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Modern drama valley kicks off in city

By ZHANG KUN in Shanghai | China Daily USA | Updated: 2018-05-19 01:13
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Stage photos of Hamlet by the Alexandrinsky Theatre.  PROVIDED TO CHINA DAILY

Shanghai has gathered theater artists from across the world to offer a two-week-long fiesta on stage where the West meets the East and the traditional meets the contemporary

Seventeen plays from eight countries are being presented during the annual Modern Drama Valley which is taking place in Shanghai from May 5 to 23.

Six of the 17 plays are being shown in China for the first time, while 14 of them are making their debut in Shanghai.

"Having so many shows premiering in the city means that we are the trendsetters and it shows how determined we are to develop Shanghai's cultural scene," said Huang Changyong, head of the Shanghai Theatre Academy, the co-host of the festival.

In contrast to previous editions when the festival was held only in Shanghai's Jing'an district, the event this year will spread across the city to theaters, communities, university campuses and public spaces in other areas. Audiences can also look forward to lower ticket prices this year as the organizers have provided financial subsidies to each production.

"We will cover part of the rent for each performance, subsidize the price of each ticket by 30 percent, and use all the public resources of the district to give these plays free publicity in the form of banners and advertisements in the metro and magazines," said Chen Hong, the district head of publicity.

These efforts have in turn helped to bring in some productions that were less performed in China, such as Mother Courage and Her Children by the Alexandrinsky Theatre from Russia. This is the first time this celebrated work by Bertolt Brecht is being presented by a European company in China.

Established in 1756, the Alexandrinsky Theatre is recognized as one of the most important theaters in Russia alongside the Mariinsky and Mikhailovsky theaters. The Alexandrinsky Theatre recently held two performances of Hamlet at Daning Theatre on May 12 and 13 which won praise from audiences and academics. Sun Mengjin, a Shanghai-based critic, said the theater's director Valery Fokin had "subverted Shakespeare" with this impressive production.

"Fokin cut off what he considered redundant in the Shakespeare play and created a crazy farce of rich imagination where his interpretation is presented," Sun said. "Fokin made a very compact show of 90 minutes. He has superb control and is poetic at heart."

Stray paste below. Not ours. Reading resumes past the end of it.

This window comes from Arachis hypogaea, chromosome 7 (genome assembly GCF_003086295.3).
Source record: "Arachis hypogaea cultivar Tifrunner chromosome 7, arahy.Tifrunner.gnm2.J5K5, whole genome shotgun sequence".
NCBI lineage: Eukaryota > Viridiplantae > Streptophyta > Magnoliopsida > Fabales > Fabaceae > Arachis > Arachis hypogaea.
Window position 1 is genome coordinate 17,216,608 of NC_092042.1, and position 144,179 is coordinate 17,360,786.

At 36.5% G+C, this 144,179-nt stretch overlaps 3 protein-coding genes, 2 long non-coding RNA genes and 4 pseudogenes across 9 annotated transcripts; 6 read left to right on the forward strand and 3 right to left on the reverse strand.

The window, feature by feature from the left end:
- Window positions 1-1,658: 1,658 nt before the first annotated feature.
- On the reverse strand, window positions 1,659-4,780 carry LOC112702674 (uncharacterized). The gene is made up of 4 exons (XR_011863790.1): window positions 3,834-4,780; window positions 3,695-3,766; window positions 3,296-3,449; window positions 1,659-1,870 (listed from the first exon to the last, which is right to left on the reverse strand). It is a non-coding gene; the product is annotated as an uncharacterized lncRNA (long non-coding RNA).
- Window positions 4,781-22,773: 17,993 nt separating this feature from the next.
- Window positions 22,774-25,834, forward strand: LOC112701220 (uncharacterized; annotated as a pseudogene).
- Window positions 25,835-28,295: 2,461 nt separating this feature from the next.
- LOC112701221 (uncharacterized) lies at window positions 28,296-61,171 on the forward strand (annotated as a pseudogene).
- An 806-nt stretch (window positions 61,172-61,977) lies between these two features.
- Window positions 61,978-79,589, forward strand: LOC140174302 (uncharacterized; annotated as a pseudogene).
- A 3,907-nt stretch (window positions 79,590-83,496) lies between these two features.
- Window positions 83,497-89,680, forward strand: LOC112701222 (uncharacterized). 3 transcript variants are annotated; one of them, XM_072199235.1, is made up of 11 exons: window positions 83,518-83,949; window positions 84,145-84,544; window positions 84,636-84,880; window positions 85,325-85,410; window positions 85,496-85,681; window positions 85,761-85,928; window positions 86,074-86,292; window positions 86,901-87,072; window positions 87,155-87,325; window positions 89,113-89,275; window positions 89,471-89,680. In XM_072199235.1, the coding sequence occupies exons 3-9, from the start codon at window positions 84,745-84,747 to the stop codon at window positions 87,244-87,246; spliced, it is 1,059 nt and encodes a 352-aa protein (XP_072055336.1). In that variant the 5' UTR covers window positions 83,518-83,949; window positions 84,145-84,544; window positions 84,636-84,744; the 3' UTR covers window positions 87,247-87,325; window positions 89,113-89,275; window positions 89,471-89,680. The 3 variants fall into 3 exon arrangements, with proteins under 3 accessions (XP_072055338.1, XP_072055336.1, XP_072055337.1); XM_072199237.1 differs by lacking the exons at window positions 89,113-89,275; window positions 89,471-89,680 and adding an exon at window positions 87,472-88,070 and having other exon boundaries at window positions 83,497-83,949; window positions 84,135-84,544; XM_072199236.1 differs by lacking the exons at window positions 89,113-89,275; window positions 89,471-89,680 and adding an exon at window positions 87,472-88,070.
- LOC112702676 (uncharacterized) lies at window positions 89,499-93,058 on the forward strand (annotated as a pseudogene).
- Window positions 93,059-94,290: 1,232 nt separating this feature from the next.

There are a number of international productions adapted from Chinese literature, such as Two Swords by Polish director Grzegorz Jarzyna which was presented at the STA Experimental Theatre from May 5 to 7. The director brought together actors from China, Poland and the US to present the ancient Chinese legend about love, sacrifice and revenge, retold by modern author Lu Xun.

French director Didym Michel Andre also chose to adapt a story by Lu Xun. The True Story of Ah Q is presented by the Xinchan Centre for Theatre Arts in Beijing. Didym said he was a big fan of Lu Xun and had read five different translated editions of the story.

"Ah Q is a tragic character with a comic shell, like one of the homeless characters in the Charlie Chaplin movies," he said. "The theme goes beyond its time, or the location — it speaks about the human experience."

Aside from the opening production of An Ordinary World by the Shaanxi People's Art Theatre, the festival also consists of several other important Chinese productions such as The Yellow Storm by the National Theater of China, and Xiao Hong, a biographical play by the Tsitsihar Theater Troupe of northeastern China's Heilongjiang province.

A Moment of Remembrance by playwright and director Tian Qinxin was presented at the Majestic Theater from May 10 to 11. Han Hong, one of the most powerful figures in the contemporary Chinese pop music scene, was the composer and music director for the play, making it a star-studded musical production. Pop idols that starred in the production were Tan Weiwei, Yu Kewei, Wang Zhengliang and Jin Zhiwen.

"We have a rich cultural heritage surrounding theater in Jing'an," said Bao Yingjing, deputy head of Jing'an district.

"During the Modern Drama Valley this year, people will experience dramatic art not just in theaters but also every culture center, bookshop, museum, and even shop windows in the district."

Theater enthusiasts are also encouraged to visit the reading pavilion at Jing'an Park where they could read aloud a chosen episode of their favorite play, she added.

The annual Modern Drama Valley in Shanghai presents 17 plays from eight countries, many of them being adaptions of literature masterpieces from home and abroad.  PHOTOS PROVIDED TO CHINA DAILY
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